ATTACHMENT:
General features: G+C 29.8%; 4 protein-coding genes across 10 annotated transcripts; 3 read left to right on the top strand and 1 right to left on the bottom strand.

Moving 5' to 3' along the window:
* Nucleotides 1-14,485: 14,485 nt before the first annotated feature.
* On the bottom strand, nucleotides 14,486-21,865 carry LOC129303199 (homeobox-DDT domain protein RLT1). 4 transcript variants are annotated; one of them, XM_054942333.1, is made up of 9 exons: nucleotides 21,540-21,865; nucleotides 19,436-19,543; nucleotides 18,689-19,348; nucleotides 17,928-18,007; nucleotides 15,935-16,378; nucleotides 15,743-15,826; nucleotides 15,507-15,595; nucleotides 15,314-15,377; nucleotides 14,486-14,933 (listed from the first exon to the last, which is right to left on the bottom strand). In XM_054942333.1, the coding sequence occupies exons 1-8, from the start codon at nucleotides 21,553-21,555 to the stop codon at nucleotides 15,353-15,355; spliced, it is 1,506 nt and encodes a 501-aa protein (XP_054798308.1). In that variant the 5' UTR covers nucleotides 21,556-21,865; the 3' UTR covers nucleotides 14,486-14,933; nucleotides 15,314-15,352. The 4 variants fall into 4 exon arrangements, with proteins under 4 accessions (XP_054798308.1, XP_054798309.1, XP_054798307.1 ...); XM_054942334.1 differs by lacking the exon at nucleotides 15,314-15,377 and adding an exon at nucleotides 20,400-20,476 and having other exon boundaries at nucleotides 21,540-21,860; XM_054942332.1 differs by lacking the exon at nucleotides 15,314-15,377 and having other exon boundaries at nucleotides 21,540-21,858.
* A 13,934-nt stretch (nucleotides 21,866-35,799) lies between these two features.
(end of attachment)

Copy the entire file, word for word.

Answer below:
General features: G+C 29.8%; 4 protein-coding genes across 10 annotated transcripts; 3 read left to right on the top strand and 1 right to left on the bottom strand.

Moving 5' to 3' along the window:
* Nucleotides 1-14,485: 14,485 nt before the first annotated feature.
* On the bottom strand, nucleotides 14,486-21,865 carry LOC129303199 (homeobox-DDT domain protein RLT1). 4 transcript variants are annotated; one of them, XM_054942333.1, is made up of 9 exons: nucleotides 21,540-21,865; nucleotides 19,436-19,543; nucleotides 18,689-19,348; nucleotides 17,928-18,007; nucleotides 15,935-16,378; nucleotides 15,743-15,826; nucleotides 15,507-15,595; nucleotides 15,314-15,377; nucleotides 14,486-14,933 (listed from the first exon to the last, which is right to left on the bottom strand). In XM_054942333.1, the coding sequence occupies exons 1-8, from the start codon at nucleotides 21,553-21,555 to the stop codon at nucleotides 15,353-15,355; spliced, it is 1,506 nt and encodes a 501-aa protein (XP_054798308.1). In that variant the 5' UTR covers nucleotides 21,556-21,865; the 3' UTR covers nucleotides 14,486-14,933; nucleotides 15,314-15,352. The 4 variants fall into 4 exon arrangements, with proteins under 4 accessions (XP_054798308.1, XP_054798309.1, XP_054798307.1 ...); XM_054942334.1 differs by lacking the exon at nucleotides 15,314-15,377 and adding an exon at nucleotides 20,400-20,476 and having other exon boundaries at nucleotides 21,540-21,860; XM_054942332.1 differs by lacking the exon at nucleotides 15,314-15,377 and having other exon boundaries at nucleotides 21,540-21,858.
* A 13,934-nt stretch (nucleotides 21,866-35,799) lies between these two features.